Three men who have coached Xavier’s J.P. Macura each have the same unusual advice for opponents eager to rattle him.
Try your best to ignore him.
Don’t respond when he starts yapping at your best players in hopes of getting under their skin and goading them into a trash talk battle.
“Usually it makes him play harder and compete with more passion,” Xavier coach Chris Mack said. “I think it brings out the best in him.”
Don’t retaliate when he sinks a key basket and stares down your head coach as revenge for not recruiting him.
“He needs a sense of drama,” Xavier assistant coach Luke Murray said. “When he has a grudge against the opponent, that’s when he’s at his best.”
Resist the urge to hurl insults at him from the stands or take swipes at him on social media no matter how much he seems to be asking for it.
“I wouldn’t tweet at him, I wouldn’t make posters and I wouldn’t make chants against him,” his former AAU coach Jeremy Miller said. “It just adds to his fire.”
Macura is college basketball’s most notorious instigator, a wisecracking bundle of energy with a legendary competitive streak, a knack for elevating his level of play when he feels slighted and a desire to do whatever it takes to help his team win. The 6-foot-5 senior guard is revered at Xavier for his fearlessness and relentless effort and reviled elsewhere for his on-court antics and gamesmanship.
Although Macura has blossomed into Xavier’s second-leading scorer and one of its most complete all-around players, his mentality is as important to the Musketeers as his production. He is Xavier’s emotional leader, a player whose contagious confidence imbues the 10th-ranked Musketeers (15-2) with the belief that they’re capable of challenging Villanova for the Big East title and contending for the program’s first Final Four.
Of course, there’s a fine line between confident and cocky or scrappy and dirty, and Macura sometimes crosses it in the eyes of Xavier’s rivals.
His most infamous incident came after a victory over crosstown rival Cincinnati last month when Bearcats coach Mick Cronin charged at him during the postgame handshake line. Cronin later blamed Macura for provoking the confrontation by telling him to “‘eff off’ three times before, during and after the game,” an accusation both Mack and Macura have vehemently denied.
“What he said in the press conference about me saying the same thing three times, that did not happen,” Macura said. “That is not true.”
Macura cannot deny his role in some other incidents that have provoked opposing fans. He became a villain at Butler two years ago with a needless tomahawk dunk in the final seconds of a 15-point win and cemented his status by mockingly tweeting “The Xavier Way” after a victory over the Bulldogs last week. He also earned boos and catcalls at Marquette earlier this season when he drew a technical foul on center Henry Froling by embellishing a shove with an Oscar-worthy flop.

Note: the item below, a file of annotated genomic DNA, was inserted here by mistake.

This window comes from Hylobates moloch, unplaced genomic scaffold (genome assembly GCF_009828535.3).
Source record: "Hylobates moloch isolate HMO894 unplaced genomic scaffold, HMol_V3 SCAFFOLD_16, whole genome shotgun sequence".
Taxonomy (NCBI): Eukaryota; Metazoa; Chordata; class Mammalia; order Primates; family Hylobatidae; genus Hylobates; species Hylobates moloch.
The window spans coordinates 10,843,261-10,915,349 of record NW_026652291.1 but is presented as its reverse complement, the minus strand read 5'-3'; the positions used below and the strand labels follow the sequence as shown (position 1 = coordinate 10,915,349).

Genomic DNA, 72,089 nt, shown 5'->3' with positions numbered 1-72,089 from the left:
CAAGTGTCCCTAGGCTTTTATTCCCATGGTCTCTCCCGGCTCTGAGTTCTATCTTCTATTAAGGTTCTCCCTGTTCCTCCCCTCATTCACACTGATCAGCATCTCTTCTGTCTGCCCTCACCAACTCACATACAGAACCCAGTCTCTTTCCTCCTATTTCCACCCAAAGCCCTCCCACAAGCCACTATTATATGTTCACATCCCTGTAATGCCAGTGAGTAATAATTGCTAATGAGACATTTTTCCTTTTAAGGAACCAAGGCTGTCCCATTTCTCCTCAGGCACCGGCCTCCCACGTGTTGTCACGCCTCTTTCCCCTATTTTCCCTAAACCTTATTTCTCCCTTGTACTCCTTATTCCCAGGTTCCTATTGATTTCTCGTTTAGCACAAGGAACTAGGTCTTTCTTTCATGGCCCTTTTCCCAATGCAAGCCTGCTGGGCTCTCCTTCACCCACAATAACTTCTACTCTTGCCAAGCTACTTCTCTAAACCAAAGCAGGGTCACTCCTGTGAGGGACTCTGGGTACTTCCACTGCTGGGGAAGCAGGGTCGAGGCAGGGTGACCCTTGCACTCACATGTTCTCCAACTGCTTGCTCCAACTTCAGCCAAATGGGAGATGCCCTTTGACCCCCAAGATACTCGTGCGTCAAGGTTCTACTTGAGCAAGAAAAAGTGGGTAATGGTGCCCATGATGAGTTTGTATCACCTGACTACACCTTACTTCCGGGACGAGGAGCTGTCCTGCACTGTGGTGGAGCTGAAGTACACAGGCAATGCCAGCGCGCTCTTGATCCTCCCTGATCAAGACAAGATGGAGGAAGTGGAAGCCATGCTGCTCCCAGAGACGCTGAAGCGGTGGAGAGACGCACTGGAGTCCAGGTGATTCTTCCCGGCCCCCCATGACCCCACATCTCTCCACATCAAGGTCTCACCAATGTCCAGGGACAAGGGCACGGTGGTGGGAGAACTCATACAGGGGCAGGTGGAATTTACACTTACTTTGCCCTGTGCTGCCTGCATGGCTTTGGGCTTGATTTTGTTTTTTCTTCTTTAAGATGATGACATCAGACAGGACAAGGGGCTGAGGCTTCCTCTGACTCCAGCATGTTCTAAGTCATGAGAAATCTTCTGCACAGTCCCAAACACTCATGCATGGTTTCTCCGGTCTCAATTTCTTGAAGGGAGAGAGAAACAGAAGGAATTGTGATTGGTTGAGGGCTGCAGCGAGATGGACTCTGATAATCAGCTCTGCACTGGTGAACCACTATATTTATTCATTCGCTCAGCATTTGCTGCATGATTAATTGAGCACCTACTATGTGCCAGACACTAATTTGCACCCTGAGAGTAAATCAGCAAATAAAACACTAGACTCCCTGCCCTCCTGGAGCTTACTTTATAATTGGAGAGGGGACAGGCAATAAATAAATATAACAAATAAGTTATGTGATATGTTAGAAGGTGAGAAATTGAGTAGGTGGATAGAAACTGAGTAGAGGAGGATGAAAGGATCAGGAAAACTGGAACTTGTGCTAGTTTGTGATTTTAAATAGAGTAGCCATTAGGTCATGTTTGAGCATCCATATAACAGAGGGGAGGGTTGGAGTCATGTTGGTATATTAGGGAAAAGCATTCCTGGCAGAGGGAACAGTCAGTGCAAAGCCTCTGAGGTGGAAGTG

At Wisconsin, he inspired profane chants and outraged Tweets when he punctuated a November road victory by derisively gator chomping in the direction of the Badgers student section. Wisconsin fans had targeted Macura for much of the game and had also chanted “Sweet 16” at Xavier in reference to a 2016 buzzer-beating upset at the hands of the Badgers.
“Sometimes I get a little too competitive and it’s hard to control things, but I’ve been working on that,” Macura said. “I play with a lot of energy and I do whatever my team needs me to do to be successful. A lot of fans don’t like me because of it, but that’s fine. I don’t really care too much what they think.”
Macura’s occasional run-ins with opponents have sometimes put the Xavier coaches in a tough spot trying to figure out how to discipline him. Mack’s goal has been to rein in Macura without robbing him of the qualities that make him special.
“There are always teachable moments,” Mack said. “We’ve had a ton of conversations, but I don’t want to neuter him either.”
It’s difficult to explain where Macura’s fiery competitiveness comes from because it was never the norm in his suburban Minneapolis household.
Macura’s mother is a flight attendant and his father works in sales. While Sue Ann and Paul Macura’s three kids each played sports in high school, neither eldest son David nor daughter Keri Anna attacked practices, workouts and games with anywhere near the same fervor J.P. did.
Only J.P. would shovel ankle-deep snow off the family’s backyard court in the middle of winter and shoot jump shots until his hands were numb. Only J.P. would chuck the basketball into the bushes if he lost a game of one-on-one or demand best two out of three if his father beat him in H-O-R-S-E. Only J.P. would spend weekend afternoons watching adult rec basketball games for hours at a gym near his house in anticipation of the moment someone would finally sub in the middle-school kid in the bleachers.